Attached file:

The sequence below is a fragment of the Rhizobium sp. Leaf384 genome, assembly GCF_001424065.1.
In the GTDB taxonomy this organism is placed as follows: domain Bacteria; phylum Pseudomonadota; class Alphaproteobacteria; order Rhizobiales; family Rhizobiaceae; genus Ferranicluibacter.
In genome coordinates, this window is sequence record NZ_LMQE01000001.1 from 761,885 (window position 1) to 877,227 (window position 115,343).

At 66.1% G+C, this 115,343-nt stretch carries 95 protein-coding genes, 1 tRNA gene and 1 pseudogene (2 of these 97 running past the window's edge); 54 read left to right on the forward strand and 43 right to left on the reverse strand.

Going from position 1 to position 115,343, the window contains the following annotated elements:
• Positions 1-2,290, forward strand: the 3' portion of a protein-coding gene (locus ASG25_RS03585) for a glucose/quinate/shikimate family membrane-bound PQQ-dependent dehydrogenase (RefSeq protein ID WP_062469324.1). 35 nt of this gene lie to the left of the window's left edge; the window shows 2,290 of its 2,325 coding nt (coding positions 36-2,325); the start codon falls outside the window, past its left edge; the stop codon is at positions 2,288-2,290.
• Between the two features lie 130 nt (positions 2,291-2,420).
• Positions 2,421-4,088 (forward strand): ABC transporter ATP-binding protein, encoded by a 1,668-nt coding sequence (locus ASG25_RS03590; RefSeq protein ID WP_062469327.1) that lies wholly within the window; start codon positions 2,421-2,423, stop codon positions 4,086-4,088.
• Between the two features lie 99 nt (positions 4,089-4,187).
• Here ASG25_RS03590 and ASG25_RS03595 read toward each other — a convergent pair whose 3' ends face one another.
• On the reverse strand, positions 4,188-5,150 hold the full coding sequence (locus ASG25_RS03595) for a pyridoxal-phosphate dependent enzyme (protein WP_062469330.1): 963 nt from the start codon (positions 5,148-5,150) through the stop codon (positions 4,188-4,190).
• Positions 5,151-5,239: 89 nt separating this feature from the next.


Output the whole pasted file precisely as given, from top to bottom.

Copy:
The sequence below is a fragment of the Rhizobium sp. Leaf384 genome, assembly GCF_001424065.1.
In the GTDB taxonomy this organism is placed as follows: domain Bacteria; phylum Pseudomonadota; class Alphaproteobacteria; order Rhizobiales; family Rhizobiaceae; genus Ferranicluibacter.
In genome coordinates, this window is sequence record NZ_LMQE01000001.1 from 761,885 (window position 1) to 877,227 (window position 115,343).

At 66.1% G+C, this 115,343-nt stretch carries 95 protein-coding genes, 1 tRNA gene and 1 pseudogene (2 of these 97 running past the window's edge); 54 read left to right on the forward strand and 43 right to left on the reverse strand.

Going from position 1 to position 115,343, the window contains the following annotated elements:
• Positions 1-2,290, forward strand: the 3' portion of a protein-coding gene (locus ASG25_RS03585) for a glucose/quinate/shikimate family membrane-bound PQQ-dependent dehydrogenase (RefSeq protein ID WP_062469324.1). 35 nt of this gene lie to the left of the window's left edge; the window shows 2,290 of its 2,325 coding nt (coding positions 36-2,325); the start codon falls outside the window, past its left edge; the stop codon is at positions 2,288-2,290.
• Between the two features lie 130 nt (positions 2,291-2,420).
• Positions 2,421-4,088 (forward strand): ABC transporter ATP-binding protein, encoded by a 1,668-nt coding sequence (locus ASG25_RS03590; RefSeq protein ID WP_062469327.1) that lies wholly within the window; start codon positions 2,421-2,423, stop codon positions 4,086-4,088.
• Between the two features lie 99 nt (positions 4,089-4,187).
• Here ASG25_RS03590 and ASG25_RS03595 read toward each other — a convergent pair whose 3' ends face one another.
• On the reverse strand, positions 4,188-5,150 hold the full coding sequence (locus ASG25_RS03595) for a pyridoxal-phosphate dependent enzyme (protein WP_062469330.1): 963 nt from the start codon (positions 5,148-5,150) through the stop codon (positions 4,188-4,190).
• Positions 5,151-5,239: 89 nt separating this feature from the next.